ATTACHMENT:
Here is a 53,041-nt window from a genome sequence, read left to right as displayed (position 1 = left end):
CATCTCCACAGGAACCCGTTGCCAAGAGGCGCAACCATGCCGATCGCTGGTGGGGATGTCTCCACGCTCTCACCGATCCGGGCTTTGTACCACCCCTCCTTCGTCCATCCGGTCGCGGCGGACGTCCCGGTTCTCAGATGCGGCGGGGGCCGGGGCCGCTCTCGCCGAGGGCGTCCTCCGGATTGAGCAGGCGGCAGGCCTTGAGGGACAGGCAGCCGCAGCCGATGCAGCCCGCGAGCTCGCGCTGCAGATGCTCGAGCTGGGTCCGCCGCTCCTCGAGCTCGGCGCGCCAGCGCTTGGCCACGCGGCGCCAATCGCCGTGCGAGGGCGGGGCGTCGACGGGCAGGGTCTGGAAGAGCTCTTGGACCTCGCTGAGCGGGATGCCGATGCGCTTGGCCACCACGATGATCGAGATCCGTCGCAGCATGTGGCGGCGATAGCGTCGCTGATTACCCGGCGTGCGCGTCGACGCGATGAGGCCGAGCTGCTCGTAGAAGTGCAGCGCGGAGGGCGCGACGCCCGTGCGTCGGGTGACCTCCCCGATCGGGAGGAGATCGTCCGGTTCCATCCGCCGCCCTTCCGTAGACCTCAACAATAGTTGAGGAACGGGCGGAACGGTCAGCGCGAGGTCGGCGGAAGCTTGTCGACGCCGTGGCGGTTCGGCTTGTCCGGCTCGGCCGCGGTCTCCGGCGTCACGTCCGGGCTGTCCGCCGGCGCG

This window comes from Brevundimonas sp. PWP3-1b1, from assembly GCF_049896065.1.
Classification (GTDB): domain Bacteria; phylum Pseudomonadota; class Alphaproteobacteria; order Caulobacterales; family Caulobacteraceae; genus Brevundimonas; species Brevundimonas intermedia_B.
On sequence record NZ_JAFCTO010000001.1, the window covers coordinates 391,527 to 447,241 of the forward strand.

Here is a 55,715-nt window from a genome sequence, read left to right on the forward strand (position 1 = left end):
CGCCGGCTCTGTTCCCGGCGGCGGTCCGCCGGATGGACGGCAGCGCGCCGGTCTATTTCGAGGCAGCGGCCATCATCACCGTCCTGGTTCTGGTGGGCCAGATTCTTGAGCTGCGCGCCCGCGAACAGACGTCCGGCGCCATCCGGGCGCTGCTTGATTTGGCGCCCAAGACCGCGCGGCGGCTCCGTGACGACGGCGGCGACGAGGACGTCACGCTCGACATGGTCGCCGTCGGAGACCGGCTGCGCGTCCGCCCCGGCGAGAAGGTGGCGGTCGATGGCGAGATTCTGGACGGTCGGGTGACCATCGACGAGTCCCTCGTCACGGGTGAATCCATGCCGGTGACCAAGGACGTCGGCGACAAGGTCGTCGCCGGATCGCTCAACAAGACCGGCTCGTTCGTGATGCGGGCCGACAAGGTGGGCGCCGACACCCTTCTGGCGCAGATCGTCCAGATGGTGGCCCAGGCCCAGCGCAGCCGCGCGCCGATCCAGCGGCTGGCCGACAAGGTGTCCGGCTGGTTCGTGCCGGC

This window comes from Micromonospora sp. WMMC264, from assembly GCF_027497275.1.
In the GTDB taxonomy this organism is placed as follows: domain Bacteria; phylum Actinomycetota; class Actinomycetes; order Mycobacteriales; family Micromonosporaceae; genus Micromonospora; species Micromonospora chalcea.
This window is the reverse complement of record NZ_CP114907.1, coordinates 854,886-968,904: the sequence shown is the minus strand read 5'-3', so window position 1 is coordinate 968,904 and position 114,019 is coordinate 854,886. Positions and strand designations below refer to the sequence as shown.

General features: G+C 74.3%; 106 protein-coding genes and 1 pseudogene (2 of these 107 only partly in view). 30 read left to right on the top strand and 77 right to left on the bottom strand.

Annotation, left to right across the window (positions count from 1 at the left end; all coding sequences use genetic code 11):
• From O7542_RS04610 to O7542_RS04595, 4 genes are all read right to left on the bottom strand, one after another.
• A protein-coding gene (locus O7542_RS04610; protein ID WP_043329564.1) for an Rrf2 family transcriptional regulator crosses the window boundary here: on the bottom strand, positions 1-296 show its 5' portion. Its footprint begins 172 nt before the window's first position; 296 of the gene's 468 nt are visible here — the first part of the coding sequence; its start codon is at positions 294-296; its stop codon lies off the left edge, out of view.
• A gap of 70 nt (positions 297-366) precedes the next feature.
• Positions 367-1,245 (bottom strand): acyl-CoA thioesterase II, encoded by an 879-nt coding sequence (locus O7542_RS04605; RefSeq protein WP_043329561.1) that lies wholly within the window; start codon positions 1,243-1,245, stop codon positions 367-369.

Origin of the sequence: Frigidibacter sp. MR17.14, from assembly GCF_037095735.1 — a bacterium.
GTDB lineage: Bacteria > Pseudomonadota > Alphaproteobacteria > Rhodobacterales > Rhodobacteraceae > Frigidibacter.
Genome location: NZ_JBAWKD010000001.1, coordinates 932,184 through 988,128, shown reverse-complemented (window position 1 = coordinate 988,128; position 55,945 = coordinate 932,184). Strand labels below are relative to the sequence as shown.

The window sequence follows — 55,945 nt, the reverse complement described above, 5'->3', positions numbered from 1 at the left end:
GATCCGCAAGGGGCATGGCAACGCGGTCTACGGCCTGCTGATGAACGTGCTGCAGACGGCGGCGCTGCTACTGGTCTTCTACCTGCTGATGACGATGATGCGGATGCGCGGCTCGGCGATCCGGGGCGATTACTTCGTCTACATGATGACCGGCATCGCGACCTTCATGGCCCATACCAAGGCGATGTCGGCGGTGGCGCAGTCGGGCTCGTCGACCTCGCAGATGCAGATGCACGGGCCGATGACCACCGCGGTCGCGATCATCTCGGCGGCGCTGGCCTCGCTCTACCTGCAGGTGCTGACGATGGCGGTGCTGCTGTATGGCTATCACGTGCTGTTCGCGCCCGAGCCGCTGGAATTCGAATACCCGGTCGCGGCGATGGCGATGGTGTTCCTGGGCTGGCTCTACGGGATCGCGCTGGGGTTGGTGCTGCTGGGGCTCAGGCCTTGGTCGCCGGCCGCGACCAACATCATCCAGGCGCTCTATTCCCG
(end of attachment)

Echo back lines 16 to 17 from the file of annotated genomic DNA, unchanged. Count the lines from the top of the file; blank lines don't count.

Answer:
• Positions 367-1,245 (bottom strand): acyl-CoA thioesterase II, encoded by an 879-nt coding sequence (locus O7542_RS04605; RefSeq protein WP_043329561.1) that lies wholly within the window; start codon positions 1,243-1,245, stop codon positions 367-369.

Origin of the sequence: Frigidibacter sp. MR17.14, from assembly GCF_037095735.1 — a bacterium.